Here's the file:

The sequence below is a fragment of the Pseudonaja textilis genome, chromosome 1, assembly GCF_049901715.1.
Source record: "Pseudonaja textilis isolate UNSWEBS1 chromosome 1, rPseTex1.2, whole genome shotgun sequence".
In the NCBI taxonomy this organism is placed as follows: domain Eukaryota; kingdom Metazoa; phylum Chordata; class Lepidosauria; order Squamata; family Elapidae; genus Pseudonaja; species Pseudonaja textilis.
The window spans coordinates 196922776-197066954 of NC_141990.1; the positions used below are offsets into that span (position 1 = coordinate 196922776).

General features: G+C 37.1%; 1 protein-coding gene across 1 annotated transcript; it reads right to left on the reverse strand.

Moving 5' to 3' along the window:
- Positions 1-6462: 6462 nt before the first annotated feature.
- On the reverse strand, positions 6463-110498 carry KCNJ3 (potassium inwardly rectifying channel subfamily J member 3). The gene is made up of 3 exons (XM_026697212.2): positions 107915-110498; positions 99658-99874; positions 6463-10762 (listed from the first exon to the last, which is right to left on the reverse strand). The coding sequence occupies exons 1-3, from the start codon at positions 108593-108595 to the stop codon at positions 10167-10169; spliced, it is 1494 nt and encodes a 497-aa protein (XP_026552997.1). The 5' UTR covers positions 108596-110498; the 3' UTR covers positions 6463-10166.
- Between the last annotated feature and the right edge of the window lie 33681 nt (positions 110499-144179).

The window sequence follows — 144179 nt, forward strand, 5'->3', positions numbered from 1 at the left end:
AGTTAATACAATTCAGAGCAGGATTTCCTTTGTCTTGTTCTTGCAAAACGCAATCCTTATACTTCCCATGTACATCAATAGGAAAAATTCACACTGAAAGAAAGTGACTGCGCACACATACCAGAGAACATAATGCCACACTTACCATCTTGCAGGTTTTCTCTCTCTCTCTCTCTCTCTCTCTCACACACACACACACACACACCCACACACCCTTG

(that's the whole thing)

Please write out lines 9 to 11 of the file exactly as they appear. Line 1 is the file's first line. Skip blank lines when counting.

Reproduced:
- Between the last annotated feature and the right edge of the window lie 33681 nt (positions 110499-144179).

The window sequence follows — 144179 nt, forward strand, 5'->3', positions numbered from 1 at the left end:
AGTTAATACAATTCAGAGCAGGATTTCCTTTGTCTTGTTCTTGCAAAACGCAATCCTTATACTTCCCATGTACATCAATAGGAAAAATTCACACTGAAAGAAAGTGACTGCGCACACATACCAGAGAACATAATGCCACACTTACCATCTTGCAGGTTTTCTCTCTCTCTCTCTCTCTCTCTCTCACACACACACACACACACACCCACACACCCTTG